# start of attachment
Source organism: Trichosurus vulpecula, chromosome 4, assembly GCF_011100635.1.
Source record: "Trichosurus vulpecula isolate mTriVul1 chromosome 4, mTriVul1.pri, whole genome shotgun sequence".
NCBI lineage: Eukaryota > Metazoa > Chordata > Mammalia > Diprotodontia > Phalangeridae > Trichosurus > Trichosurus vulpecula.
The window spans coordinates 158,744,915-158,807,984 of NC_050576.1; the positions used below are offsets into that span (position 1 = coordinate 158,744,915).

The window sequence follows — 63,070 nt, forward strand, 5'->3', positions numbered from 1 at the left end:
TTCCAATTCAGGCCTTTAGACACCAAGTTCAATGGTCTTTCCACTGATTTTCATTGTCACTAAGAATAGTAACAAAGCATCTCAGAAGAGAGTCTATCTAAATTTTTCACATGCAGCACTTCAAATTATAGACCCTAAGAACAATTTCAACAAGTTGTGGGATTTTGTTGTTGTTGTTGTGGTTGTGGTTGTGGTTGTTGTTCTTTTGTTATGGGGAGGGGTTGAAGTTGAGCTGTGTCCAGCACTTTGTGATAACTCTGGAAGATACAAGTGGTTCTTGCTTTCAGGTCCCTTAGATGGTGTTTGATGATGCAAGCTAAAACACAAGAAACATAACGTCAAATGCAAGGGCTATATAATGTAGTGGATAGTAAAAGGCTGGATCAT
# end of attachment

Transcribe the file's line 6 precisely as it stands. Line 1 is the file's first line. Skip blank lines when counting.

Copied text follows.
TTCCAATTCAGGCCTTTAGACACCAAGTTCAATGGTCTTTCCACTGATTTTCATTGTCACTAAGAATAGTAACAAAGCATCTCAGAAGAGAGTCTATCTAAATTTTTCACATGCAGCACTTCAAATTATAGACCCTAAGAACAATTTCAACAAGTTGTGGGATTTTGTTGTTGTTGTTGTGGTTGTGGTTGTGGTTGTTGTTCTTTTGTTATGGGGAGGGGTTGAAGTTGAGCTGTGTCCAGCACTTTGTGATAACTCTGGAAGATACAAGTGGTTCTTGCTTTCAGGTCCCTTAGATGGTGTTTGATGATGCAAGCTAAAACACAAGAAACATAACGTCAAATGCAAGGGCTATATAATGTAGTGGATAGTAAAAGGCTGGATCAT